Scientific reports

Reactive metabolites of acetaminophen activate and sensitize the capsaicin receptor TRPV1.

PMID 28986540


The irritant receptor TRPA1 was suggested to mediate analgesic, antipyretic but also pro-inflammatory effects of the non-opioid analgesic acetaminophen, presumably due to channel activation by the reactive metabolites parabenzoquinone (pBQ) and N-acetyl-parabenzoquinonimine (NAPQI). Here we explored the effects of these metabolites on the capsaicin receptor TRPV1, another redox-sensitive ion channel expressed in sensory neurons. Both pBQ and NAPQI, but not acetaminophen irreversibly activated and sensitized recombinant human and rodent TRPV1 channels expressed in HEK 293 cells. The reducing agents dithiothreitol and N-acetylcysteine abolished these effects when co-applied with the metabolites, and both pBQ and NAPQI failed to gate TRPV1 following substitution of the intracellular cysteines 158, 391 and 767. NAPQI evoked a TRPV1-dependent increase in intracellular calcium and a potentiation of heat-evoked currents in mouse spinal sensory neurons. Although TRPV1 is expressed in mouse hepatocytes, inhibition of TRPV1 did not alleviate acetaminophen-induced hepatotoxicity. Finally, intracutaneously applied NAPQI evoked burning pain and neurogenic inflammation in human volunteers. Our data demonstrate that pBQ and NAQPI activate and sensitize TRPV1 by interacting with intracellular cysteines. While TRPV1 does not seem to mediate acetaminophen-induced hepatotoxicity, our data identify TRPV1 as a target of acetaminophen with a potential relevance for acetaminophen-induced analgesia, antipyresia and inflammation.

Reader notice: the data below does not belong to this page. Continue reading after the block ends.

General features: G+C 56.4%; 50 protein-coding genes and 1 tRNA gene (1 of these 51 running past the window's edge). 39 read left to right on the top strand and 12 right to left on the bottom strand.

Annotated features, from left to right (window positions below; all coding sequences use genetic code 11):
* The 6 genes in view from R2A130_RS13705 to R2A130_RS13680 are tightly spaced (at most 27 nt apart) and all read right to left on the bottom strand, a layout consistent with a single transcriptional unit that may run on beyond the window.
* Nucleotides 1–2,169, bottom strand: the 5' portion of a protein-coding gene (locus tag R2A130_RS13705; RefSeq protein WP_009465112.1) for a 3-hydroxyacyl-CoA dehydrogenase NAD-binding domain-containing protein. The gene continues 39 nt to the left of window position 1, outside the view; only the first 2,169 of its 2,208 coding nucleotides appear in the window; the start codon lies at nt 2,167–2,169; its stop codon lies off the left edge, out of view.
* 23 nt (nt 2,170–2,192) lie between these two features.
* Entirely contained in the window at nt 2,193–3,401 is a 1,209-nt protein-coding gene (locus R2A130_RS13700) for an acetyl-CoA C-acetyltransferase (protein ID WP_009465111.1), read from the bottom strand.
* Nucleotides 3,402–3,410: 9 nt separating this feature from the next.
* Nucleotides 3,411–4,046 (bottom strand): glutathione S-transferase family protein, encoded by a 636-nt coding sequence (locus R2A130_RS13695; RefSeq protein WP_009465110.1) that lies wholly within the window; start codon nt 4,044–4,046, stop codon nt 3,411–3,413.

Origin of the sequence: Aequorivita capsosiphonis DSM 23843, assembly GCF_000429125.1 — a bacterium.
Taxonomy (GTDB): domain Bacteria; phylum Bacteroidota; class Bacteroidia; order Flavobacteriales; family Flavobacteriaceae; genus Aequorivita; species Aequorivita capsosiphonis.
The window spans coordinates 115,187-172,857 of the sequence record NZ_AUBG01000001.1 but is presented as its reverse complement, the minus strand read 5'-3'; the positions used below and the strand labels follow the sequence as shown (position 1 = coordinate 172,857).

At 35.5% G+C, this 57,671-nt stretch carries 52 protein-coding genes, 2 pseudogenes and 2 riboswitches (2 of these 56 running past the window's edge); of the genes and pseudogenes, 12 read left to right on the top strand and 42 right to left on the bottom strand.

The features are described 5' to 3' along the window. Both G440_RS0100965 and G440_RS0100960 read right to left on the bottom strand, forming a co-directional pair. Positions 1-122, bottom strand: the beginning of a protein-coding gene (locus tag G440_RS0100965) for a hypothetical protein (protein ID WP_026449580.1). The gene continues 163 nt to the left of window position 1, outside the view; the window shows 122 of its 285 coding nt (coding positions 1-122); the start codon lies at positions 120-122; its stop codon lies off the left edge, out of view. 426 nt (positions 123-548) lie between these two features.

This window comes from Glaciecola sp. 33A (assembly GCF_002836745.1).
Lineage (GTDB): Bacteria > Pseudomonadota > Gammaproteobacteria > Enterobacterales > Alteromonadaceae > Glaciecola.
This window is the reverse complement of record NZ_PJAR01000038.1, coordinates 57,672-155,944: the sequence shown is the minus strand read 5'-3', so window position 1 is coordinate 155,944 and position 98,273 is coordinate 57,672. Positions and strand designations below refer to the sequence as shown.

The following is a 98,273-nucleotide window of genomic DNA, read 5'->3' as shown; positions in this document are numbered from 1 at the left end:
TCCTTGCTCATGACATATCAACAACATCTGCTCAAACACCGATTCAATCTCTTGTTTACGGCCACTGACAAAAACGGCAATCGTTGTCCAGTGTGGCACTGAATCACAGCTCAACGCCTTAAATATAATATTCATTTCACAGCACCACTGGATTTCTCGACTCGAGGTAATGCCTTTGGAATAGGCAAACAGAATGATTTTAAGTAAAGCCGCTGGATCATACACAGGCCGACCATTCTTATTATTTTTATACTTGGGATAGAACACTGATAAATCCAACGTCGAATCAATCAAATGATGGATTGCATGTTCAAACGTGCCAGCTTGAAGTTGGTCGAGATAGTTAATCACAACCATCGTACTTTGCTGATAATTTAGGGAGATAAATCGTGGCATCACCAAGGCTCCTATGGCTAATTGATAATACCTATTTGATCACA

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BCTC, ≥98% (HPLC)